Background: Increasing population and food consumption are placing unprecedented demands on crop production. Maize is one of the most important food crops in the world, the improvement of its yield primarily depends on the application of chemical fertilizer. Methods: Earthworm activity is an essential factor in promoting soil fertility and stimulating plant growth. Inspired by amino acids composition of earthworm (Eisenia fetida) epidermal mucus, the liquid fertilizer was developed and prepared by utilizing a bionic approach. The influence of earthworm epidermal mucus (mucus), the mucus-mimicked mixture of amino acids (bionic fertilizer) and urea fertilizer (urea) on maize emergence and growth were studied and compared with the control group (distilled water). Experimental cultivation tests were conducted. The aforementioned three types of liquid fertilizer effects on maize seed vigor index, seedling emergence rate and plant quality were quantitatively evaluated. Results: Based on the conducted research, it was found that the beneficial effects of different fertilizers for maize emergence rate were ranked as follows: mucus > bionic fertilizer > urea. The low concentration treatments were beneficial to the maize emergence, while the high concentration treatments were helpful to the maize growth and root development. Besides, the lower concentration of mucus was the most effective fertilizer treatment for improving seedling quality. In addition, the test results of three types of liquid fertilizer effects on maize growth indicated that the higher concentration treatments provided more nitrogen nutrition than lower concentration treatments. Furthermore, the maize stem height and diameter were significantly promoted (p < 0.05) by the three types of liquid fertilizer. The beneficial influences of liquid fertilizer treatments for plant height, stem diameter, relative chlorophyll content and photosynthetic characteristic of leaves were ranked as follows: bionic fertilizer > urea > mucus. Conclusions: Bionic fertilizer demonstrated significant beneficial fertilizing effects (p < 0.05), which increased soil nutrients, improved maize physiological parameters, promote its growth and improved dry matter accumulation. The tested results verified the effectiveness of bionic fertilizer on stimulating maize growth. Full article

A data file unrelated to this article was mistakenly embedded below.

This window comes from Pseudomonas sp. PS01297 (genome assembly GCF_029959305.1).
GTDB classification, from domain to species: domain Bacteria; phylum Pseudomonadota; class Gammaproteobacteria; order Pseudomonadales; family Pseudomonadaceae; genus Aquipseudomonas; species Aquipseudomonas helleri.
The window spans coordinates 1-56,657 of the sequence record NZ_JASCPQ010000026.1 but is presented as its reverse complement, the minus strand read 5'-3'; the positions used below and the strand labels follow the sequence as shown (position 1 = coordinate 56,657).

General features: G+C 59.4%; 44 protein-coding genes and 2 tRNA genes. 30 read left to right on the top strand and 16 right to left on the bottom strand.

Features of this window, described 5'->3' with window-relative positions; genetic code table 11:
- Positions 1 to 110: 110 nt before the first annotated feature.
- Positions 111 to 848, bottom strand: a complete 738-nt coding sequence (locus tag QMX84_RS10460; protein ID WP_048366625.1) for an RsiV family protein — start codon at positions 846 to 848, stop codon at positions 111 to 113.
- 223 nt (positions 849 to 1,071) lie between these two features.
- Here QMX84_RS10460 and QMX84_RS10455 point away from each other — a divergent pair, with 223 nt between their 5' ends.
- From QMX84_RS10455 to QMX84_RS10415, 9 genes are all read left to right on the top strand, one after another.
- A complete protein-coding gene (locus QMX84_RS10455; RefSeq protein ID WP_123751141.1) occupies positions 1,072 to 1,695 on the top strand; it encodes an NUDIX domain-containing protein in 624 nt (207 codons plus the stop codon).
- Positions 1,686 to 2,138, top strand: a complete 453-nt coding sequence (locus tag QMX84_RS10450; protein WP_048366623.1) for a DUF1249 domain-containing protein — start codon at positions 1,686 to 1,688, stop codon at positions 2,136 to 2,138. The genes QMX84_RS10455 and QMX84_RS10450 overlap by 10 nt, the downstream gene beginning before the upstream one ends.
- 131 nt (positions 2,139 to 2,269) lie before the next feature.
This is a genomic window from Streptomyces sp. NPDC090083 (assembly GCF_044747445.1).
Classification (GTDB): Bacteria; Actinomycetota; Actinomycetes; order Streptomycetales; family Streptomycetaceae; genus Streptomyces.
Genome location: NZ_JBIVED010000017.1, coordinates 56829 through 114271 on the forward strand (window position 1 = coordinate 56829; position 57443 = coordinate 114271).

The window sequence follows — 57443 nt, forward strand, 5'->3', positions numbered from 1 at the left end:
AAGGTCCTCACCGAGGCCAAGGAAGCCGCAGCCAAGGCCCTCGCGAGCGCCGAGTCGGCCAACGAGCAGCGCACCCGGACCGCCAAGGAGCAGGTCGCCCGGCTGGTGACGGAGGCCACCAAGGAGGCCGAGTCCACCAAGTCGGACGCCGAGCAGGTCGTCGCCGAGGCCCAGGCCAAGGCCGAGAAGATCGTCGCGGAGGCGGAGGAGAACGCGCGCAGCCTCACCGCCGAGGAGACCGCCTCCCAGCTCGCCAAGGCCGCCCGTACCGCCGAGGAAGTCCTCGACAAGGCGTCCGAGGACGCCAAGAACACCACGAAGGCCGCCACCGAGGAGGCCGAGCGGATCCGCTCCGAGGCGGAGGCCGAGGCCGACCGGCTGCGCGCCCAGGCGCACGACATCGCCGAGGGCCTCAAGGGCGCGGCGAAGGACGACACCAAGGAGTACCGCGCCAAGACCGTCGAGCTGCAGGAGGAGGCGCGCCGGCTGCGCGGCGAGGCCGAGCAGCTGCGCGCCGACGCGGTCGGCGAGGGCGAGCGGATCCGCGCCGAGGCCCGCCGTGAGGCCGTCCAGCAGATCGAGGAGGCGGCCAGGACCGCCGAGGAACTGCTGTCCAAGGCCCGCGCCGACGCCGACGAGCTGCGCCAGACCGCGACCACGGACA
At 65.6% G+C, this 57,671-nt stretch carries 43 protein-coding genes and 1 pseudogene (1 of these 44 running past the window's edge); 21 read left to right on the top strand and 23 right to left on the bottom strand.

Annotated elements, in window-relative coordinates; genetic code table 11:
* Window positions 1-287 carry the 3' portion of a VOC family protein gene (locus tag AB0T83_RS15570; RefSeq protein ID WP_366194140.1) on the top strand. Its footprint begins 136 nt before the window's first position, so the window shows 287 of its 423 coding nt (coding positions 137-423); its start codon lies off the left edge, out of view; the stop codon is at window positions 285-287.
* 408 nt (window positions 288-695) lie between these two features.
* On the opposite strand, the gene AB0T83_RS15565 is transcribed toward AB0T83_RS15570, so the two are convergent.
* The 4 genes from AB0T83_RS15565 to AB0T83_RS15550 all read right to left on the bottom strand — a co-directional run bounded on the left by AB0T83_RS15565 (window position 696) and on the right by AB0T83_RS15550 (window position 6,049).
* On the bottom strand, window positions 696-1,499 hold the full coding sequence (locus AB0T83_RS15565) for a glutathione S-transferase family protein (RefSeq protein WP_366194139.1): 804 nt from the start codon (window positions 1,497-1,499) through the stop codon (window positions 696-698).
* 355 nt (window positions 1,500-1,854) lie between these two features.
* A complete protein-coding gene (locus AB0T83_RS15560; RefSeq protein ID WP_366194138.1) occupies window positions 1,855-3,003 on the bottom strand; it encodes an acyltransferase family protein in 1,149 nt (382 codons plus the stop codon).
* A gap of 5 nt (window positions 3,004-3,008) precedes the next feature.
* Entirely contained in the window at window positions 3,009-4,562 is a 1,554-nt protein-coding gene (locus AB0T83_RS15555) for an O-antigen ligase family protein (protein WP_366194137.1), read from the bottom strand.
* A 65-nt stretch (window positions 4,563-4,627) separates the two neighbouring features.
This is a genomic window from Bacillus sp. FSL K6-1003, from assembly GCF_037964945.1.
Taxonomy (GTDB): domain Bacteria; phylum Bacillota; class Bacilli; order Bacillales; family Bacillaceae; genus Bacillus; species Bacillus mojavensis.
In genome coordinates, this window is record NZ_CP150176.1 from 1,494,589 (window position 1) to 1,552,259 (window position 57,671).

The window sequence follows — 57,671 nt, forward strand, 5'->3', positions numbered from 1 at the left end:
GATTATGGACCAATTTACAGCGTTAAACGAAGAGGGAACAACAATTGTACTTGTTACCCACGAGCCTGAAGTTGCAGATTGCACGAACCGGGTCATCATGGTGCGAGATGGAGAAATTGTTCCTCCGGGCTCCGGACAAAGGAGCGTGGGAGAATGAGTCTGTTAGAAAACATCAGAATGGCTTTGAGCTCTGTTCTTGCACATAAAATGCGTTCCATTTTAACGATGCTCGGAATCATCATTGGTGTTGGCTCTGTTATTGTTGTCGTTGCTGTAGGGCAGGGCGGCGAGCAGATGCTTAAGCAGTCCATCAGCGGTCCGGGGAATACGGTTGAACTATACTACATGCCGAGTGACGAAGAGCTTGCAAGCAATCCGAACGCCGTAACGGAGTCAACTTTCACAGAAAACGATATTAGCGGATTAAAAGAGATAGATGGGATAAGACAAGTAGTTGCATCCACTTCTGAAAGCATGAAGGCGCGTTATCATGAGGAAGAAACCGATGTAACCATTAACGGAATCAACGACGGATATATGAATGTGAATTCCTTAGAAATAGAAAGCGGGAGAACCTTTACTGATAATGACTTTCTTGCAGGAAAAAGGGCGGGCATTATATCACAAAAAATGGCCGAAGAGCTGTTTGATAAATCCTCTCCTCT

(This article belongs to the Special Issue Sustainable Agricultural Production of Crop Plants)
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Article
Normalized Difference Vegetation Index and Chlorophyll Content for Precision Nitrogen Management in Durum Wheat Cultivars under Semi-Arid Conditions
Sustainability 2021, 13(7), 3725; https://doi.org/10.3390/su13073725 - 26 Mar 2021
Cited by 7 | Viewed by 1030
Abstract
To impart sustainability to modern intensive farming systems, environmental pollution caused by nitrogenous fertilizers in needs to be reduced by optimizing their doses. To estimate the grain yield and nutrtional quallity of wheat, the normalized difference vegetation index (NDVI) and chlorophyll content (SPAD) [...] Read more.